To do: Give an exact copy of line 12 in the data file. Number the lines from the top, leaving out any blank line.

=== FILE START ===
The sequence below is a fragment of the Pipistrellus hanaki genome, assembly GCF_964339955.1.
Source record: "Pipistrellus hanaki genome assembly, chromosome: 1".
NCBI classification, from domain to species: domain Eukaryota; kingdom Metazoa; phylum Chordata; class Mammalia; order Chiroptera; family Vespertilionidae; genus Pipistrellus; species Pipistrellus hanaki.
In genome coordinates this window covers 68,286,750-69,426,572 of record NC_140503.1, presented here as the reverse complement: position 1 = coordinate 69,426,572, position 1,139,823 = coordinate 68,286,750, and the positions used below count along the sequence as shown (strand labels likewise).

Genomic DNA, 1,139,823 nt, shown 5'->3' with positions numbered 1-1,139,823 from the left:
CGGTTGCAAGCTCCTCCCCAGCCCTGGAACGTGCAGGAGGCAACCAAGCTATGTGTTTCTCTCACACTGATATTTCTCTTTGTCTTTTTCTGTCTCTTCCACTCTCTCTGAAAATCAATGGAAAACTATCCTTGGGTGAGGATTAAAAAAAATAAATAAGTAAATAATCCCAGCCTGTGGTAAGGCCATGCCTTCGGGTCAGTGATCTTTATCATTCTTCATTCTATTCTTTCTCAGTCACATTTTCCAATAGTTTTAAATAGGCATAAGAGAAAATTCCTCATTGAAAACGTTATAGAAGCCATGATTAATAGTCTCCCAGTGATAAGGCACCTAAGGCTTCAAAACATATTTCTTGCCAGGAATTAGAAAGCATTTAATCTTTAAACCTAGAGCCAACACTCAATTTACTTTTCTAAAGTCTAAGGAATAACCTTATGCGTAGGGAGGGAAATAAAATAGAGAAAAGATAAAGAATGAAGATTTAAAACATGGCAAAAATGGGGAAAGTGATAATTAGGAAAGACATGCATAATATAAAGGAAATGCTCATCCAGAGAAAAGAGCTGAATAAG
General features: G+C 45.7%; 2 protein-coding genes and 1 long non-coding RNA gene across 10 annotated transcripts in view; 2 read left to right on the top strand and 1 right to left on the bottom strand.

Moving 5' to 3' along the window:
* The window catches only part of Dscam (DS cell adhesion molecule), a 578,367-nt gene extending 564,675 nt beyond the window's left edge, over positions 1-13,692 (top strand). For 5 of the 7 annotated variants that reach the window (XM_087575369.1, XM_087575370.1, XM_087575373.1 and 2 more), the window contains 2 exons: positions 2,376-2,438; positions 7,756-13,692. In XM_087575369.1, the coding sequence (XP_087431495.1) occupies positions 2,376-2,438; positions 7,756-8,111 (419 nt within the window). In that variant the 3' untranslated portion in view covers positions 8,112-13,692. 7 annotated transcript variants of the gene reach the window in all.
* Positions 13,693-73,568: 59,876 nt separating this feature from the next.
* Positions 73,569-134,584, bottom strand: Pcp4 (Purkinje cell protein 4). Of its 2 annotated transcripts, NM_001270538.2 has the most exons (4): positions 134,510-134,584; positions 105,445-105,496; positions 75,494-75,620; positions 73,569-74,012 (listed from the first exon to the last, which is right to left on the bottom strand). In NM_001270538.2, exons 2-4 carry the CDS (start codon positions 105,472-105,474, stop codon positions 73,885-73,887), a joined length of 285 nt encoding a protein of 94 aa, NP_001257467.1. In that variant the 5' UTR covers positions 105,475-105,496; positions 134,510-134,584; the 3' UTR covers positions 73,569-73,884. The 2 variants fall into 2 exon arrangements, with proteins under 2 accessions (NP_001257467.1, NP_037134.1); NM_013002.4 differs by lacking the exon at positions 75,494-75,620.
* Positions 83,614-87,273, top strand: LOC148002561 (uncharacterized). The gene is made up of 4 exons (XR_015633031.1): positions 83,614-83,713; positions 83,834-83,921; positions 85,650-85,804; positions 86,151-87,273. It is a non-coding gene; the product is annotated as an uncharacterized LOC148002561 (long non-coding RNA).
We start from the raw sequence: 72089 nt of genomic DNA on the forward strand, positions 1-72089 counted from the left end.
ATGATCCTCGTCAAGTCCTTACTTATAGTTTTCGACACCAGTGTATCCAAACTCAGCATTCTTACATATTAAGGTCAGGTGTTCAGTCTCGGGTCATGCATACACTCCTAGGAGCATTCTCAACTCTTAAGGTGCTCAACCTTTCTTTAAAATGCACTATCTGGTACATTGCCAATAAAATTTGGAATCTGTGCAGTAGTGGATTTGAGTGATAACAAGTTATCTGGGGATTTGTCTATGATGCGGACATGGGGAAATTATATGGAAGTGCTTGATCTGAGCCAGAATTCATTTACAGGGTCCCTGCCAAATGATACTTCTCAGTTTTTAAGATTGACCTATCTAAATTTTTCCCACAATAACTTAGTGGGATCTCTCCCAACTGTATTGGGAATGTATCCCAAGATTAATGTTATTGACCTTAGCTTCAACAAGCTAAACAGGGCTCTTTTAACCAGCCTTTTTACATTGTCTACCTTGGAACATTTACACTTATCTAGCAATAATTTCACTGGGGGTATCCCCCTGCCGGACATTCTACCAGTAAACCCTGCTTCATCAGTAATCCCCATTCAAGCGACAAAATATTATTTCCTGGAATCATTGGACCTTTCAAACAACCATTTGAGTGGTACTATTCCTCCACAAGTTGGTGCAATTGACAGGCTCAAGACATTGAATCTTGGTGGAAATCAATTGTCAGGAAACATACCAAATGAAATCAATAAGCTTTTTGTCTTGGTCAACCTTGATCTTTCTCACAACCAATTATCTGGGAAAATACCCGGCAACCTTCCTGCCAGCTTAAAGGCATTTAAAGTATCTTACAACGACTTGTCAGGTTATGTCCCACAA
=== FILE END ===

* Positions 83,614-87,273, top strand: LOC148002561 (uncharacterized). The gene is made up of 4 exons (XR_015633031.1): positions 83,614-83,713; positions 83,834-83,921; positions 85,650-85,804; positions 86,151-87,273. It is a non-coding gene; the product is annotated as an uncharacterized LOC148002561 (long non-coding RNA).